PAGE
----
The U.S. Department of Veterans Affairs (VA) is working to expand hospice and palliative care utilization among veterans, both in its own facilities and through collaborations with private health care providers.
Historically, hospice utilization among veterans has been lower than that of the general population. In 2000, 21.6 percent of all Medicare decedents enrolled in hospice, compared with only 5 percent of veterans. The department has been working behind the scenes to close this gap.
“The majority of enrolled Veterans are older than 65, and the VA has made strategic decisions to meet the growing needs of an aging and often seriously ill population,” a VA spokesperson told Hospice News. “This is an ongoing effort to expand Veterans’ access to palliative and hospice care as these services are a part of every enrolled Veterans’ benefit package.”
Unlike the Medicare Hospice Benefit, the VA does not require patients to end curative treatment in order to enroll in hospice. VA health benefits will cover both concurrently. This policy has helped increase utilization of hospice and palliative care in VA facilities and also helped improve performance on quality metrics.
Recent research has shown that providing hospice or palliative care concurrent with radiation or chemotherapy reduces intensive care admissions among veteran patients, reduces the likelihood that patients will seek more aggressive treatments, and reduces health care costs associated with those patients.
Currently, all VA medical centers have interdisciplinary palliative care teams for consultative services, and close to 100 have dedicated inpatient hospice units. However, like most patients, the majority of veterans choose to receive hospice care in their home, for which the VA relies on community providers. Currently, 94 percent of veterans in hospice care receive services outside the VA health system.
“The VA is both a purchaser and provider of hospice and palliative care, however, the VA does not directly provide comprehensive home hospice care using VA staff,” the VA spokesperson said. “The VA made a strategic decision years ago to purchase home hospice care for veterans choosing this care and not to duplicate the nationwide network of community hospices already in existence.”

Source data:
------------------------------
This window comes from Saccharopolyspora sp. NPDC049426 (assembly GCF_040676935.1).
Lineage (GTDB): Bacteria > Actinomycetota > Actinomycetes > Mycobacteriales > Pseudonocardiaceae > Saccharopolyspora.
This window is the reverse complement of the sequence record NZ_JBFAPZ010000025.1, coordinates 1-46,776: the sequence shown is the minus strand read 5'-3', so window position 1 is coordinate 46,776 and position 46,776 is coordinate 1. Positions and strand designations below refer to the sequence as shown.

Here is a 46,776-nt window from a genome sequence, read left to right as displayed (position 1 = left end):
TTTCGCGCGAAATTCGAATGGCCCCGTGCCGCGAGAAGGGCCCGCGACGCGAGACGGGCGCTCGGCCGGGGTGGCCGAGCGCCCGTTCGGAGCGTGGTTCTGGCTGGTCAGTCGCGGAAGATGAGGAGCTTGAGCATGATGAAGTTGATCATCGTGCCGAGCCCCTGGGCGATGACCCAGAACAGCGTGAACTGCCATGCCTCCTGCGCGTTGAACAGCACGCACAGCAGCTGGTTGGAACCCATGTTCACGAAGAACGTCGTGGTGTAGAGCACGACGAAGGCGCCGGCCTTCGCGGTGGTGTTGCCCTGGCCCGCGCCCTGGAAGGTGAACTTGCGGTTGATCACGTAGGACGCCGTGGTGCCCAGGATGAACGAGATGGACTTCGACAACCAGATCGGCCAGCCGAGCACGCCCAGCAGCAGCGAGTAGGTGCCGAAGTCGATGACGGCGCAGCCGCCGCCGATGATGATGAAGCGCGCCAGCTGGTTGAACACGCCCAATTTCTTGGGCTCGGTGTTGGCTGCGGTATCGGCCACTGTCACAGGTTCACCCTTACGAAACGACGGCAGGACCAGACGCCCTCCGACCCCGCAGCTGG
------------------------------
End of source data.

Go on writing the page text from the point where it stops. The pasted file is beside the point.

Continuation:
As of 2017, 4,488 hospice providers were operating in the United States, according to the Medicare Payment Advisory Commission. Of those, 3,800 currently participate in We Honor Veterans, a VA program to promote hospice use among veterans, developed in collaboration with the National Hospice and Palliative Care Organization. The program also provides resources to help hospice providers train volunteers and clinicians to address needs specific to veterans.
Amedisys, Inc. (NASDAQ: AMED), the third largest provider of hospice care in the United States, is a participant in the We Honor Veterans program.
“We spend a lot of time educating our staff on how to talk to patients. Veterans have unique needs. For instance, when a patient suffers from dementia at the end of life, conditions such as post-traumatic stress disorder can become an issue even if it wasn’t before,” Karen Powell, volunteer coordinator for Amedisys, told Hospice News.
One component of their service is to connect veterans in hospice with support from other veterans, who are often volunteers. Though Amedisys provides its own training to volunteers, others volunteering to work with veterans receive training from the We Honor Veterans “No Veteran Dies Alone” program. Fellow veterans can provide a level of understanding that few others can, sometimes including the patient’s family.
“My dad was in the Korean War, and he never spoke to us about it,” Powell said. “Veterans often do not talk to their families about their experiences, what they saw or what they have done.They only have that kind of camaraderie with other veterans, with others who have experienced leaving their families and putting their boots down in a foreign land.”